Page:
Bad news all around for American factories. Two leading indices have dropped for the 4th time in 5 months while last month's dismal numbers have been revised downward.
Signs that U.S. manufacturing is faltering emerged from a report Friday that orders for long-lasting factory goods, excluding the volatile transportation category, fell in July for the fourth time in five months.
Overall orders for durable goods rose a seasonally adjusted 4.2 percent in July, the Commerce Department said. But excluding aircraft and other transportation goods, orders dropped 0.4 percent.
Durable goods are items meant to last at least three years. Orders for so-called core capital goods, a key measure of business investment plans, fell 3.4 percent. That's the biggest drop since November and the fourth decline in five months. And June's figure was revised down to show a drop of 2.7 percent -- much worse than the initial estimate of a 1.7 percent fall.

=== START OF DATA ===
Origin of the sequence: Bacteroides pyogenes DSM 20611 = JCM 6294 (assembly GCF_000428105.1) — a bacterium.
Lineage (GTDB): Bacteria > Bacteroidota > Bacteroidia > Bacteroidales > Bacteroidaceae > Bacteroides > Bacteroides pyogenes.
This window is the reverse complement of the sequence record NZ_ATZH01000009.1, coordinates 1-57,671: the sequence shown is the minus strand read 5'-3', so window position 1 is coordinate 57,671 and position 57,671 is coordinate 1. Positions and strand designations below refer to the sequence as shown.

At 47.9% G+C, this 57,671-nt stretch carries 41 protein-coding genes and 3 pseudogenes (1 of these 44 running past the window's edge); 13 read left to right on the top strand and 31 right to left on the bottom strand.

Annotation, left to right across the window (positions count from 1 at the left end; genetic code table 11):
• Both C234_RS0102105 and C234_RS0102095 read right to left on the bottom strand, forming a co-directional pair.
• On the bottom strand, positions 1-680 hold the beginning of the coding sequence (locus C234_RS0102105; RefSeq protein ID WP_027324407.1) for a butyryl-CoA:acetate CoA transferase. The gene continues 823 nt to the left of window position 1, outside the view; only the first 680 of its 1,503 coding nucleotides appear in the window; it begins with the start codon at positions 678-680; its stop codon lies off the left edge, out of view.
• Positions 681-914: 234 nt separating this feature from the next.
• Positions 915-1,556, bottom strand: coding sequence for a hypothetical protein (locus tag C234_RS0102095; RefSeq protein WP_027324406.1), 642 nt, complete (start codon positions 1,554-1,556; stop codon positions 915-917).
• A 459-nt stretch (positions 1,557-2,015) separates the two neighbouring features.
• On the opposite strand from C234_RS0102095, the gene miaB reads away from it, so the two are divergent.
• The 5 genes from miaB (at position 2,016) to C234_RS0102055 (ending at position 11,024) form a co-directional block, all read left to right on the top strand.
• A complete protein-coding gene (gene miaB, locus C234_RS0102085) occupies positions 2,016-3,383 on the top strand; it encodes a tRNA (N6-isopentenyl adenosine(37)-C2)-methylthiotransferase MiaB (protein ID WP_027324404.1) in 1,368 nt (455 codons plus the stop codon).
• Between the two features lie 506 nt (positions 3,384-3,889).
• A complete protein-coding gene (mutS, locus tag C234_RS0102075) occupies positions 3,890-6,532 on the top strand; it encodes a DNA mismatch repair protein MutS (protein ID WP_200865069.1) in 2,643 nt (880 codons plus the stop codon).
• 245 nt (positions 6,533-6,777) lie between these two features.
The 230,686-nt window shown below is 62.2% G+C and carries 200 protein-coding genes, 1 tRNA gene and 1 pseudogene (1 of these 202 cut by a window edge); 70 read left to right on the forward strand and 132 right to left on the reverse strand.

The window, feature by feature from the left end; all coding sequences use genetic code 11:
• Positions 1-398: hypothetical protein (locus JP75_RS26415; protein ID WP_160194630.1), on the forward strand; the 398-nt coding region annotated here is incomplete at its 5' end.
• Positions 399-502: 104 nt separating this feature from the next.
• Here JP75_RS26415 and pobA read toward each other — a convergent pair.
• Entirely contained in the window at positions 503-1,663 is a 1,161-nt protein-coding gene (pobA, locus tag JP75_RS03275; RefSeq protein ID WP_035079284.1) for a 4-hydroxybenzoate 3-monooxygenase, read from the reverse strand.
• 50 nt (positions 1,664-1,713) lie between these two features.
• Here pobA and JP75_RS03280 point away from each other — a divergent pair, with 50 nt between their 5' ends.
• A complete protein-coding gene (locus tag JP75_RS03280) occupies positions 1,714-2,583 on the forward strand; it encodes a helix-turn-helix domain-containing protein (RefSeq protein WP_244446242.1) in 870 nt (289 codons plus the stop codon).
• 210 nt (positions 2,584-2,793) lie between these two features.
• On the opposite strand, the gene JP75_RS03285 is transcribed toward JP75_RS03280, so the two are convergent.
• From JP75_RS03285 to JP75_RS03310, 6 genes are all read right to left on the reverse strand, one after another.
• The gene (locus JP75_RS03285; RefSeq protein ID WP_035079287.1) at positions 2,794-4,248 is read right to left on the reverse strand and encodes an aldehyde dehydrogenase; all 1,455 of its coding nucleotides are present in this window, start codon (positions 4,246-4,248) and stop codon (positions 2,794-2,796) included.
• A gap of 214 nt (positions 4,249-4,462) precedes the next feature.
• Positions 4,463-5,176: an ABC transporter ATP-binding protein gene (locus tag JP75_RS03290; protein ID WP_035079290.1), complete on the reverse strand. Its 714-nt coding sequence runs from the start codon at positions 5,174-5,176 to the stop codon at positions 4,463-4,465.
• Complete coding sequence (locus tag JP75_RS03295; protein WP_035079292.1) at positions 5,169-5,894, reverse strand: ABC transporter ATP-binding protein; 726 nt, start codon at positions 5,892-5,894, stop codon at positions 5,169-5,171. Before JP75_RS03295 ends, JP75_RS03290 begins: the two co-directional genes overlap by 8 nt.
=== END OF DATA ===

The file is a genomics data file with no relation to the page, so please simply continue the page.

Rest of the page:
"This is a very weak report," Paul Ashworth, an economist at Capital Economics, said in a note to clients.
Core capital goods include computers, industrial machinery and steel. The steady decline in such orders suggests that companies are worried that the economy will slow and are reducing investment. Europe's financial crisis has pushed that region to the brink of recession, threatening exports of U.S. goods. Economies in China, India and Brazil are also growing more slowly.
The manufacturing sector is a much smaller component of the overall economy than it used to be, but is the most sensitive employment wise to downturns. Factory jobs are usually the first to show improvement when coming out of a recession and the first to show decline when a downturn looms. These numbers are worrisome, but surprisingly, overall factory employment has remained fairly steady over these last few months. This may mean we can avoid a double dip recession - as long as we avoid the fiscal cliff next January.